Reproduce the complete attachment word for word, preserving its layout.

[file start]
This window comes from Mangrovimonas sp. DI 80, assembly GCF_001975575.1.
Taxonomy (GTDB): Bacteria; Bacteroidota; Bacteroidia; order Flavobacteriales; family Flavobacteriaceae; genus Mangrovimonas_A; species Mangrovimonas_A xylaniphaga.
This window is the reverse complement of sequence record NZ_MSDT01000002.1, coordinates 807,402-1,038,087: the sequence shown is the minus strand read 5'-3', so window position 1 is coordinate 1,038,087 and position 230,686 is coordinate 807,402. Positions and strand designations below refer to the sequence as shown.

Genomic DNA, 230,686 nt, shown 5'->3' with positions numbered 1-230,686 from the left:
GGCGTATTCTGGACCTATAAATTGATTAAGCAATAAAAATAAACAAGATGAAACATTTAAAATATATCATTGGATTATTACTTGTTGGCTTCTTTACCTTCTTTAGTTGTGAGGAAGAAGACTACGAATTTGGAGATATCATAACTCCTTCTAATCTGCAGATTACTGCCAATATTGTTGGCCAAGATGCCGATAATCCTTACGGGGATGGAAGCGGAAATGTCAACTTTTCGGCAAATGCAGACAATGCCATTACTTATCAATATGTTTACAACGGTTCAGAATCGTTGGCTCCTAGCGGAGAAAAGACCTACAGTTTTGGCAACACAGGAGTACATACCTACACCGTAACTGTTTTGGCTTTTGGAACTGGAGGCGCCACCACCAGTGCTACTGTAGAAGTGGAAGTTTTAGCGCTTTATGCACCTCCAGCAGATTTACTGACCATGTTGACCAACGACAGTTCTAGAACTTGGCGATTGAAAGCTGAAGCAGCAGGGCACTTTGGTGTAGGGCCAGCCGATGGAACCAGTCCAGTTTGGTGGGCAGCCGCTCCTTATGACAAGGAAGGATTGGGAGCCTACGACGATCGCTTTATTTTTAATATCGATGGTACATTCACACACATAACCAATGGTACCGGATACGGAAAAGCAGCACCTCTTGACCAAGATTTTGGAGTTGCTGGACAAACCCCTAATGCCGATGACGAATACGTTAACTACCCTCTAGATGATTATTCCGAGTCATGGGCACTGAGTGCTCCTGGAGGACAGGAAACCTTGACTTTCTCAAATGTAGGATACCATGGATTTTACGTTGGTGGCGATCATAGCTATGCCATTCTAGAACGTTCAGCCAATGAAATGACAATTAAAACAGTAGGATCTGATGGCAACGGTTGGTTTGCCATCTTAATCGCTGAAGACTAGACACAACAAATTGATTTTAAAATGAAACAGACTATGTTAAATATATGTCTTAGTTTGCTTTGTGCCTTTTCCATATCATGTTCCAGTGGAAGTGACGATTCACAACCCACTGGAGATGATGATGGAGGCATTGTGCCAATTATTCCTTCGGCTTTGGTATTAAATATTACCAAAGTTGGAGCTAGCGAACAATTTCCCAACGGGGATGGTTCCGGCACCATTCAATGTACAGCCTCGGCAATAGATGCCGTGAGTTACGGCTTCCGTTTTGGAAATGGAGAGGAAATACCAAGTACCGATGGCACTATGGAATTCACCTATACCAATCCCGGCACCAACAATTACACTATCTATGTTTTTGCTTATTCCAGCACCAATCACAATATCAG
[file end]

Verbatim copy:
This window comes from Mangrovimonas sp. DI 80, assembly GCF_001975575.1.
Taxonomy (GTDB): Bacteria; Bacteroidota; Bacteroidia; order Flavobacteriales; family Flavobacteriaceae; genus Mangrovimonas_A; species Mangrovimonas_A xylaniphaga.
This window is the reverse complement of sequence record NZ_MSDT01000002.1, coordinates 807,402-1,038,087: the sequence shown is the minus strand read 5'-3', so window position 1 is coordinate 1,038,087 and position 230,686 is coordinate 807,402. Positions and strand designations below refer to the sequence as shown.

Genomic DNA, 230,686 nt, shown 5'->3' with positions numbered 1-230,686 from the left:
GGCGTATTCTGGACCTATAAATTGATTAAGCAATAAAAATAAACAAGATGAAACATTTAAAATATATCATTGGATTATTACTTGTTGGCTTCTTTACCTTCTTTAGTTGTGAGGAAGAAGACTACGAATTTGGAGATATCATAACTCCTTCTAATCTGCAGATTACTGCCAATATTGTTGGCCAAGATGCCGATAATCCTTACGGGGATGGAAGCGGAAATGTCAACTTTTCGGCAAATGCAGACAATGCCATTACTTATCAATATGTTTACAACGGTTCAGAATCGTTGGCTCCTAGCGGAGAAAAGACCTACAGTTTTGGCAACACAGGAGTACATACCTACACCGTAACTGTTTTGGCTTTTGGAACTGGAGGCGCCACCACCAGTGCTACTGTAGAAGTGGAAGTTTTAGCGCTTTATGCACCTCCAGCAGATTTACTGACCATGTTGACCAACGACAGTTCTAGAACTTGGCGATTGAAAGCTGAAGCAGCAGGGCACTTTGGTGTAGGGCCAGCCGATGGAACCAGTCCAGTTTGGTGGGCAGCCGCTCCTTATGACAAGGAAGGATTGGGAGCCTACGACGATCGCTTTATTTTTAATATCGATGGTACATTCACACACATAACCAATGGTACCGGATACGGAAAAGCAGCACCTCTTGACCAAGATTTTGGAGTTGCTGGACAAACCCCTAATGCCGATGACGAATACGTTAACTACCCTCTAGATGATTATTCCGAGTCATGGGCACTGAGTGCTCCTGGAGGACAGGAAACCTTGACTTTCTCAAATGTAGGATACCATGGATTTTACGTTGGTGGCGATCATAGCTATGCCATTCTAGAACGTTCAGCCAATGAAATGACAATTAAAACAGTAGGATCTGATGGCAACGGTTGGTTTGCCATCTTAATCGCTGAAGACTAGACACAACAAATTGATTTTAAAATGAAACAGACTATGTTAAATATATGTCTTAGTTTGCTTTGTGCCTTTTCCATATCATGTTCCAGTGGAAGTGACGATTCACAACCCACTGGAGATGATGATGGAGGCATTGTGCCAATTATTCCTTCGGCTTTGGTATTAAATATTACCAAAGTTGGAGCTAGCGAACAATTTCCCAACGGGGATGGTTCCGGCACCATTCAATGTACAGCCTCGGCAATAGATGCCGTGAGTTACGGCTTCCGTTTTGGAAATGGAGAGGAAATACCAAGTACCGATGGCACTATGGAATTCACCTATACCAATCCCGGCACCAACAATTACACTATCTATGTTTTTGCTTATTCCAGCACCAATCACAATATCAG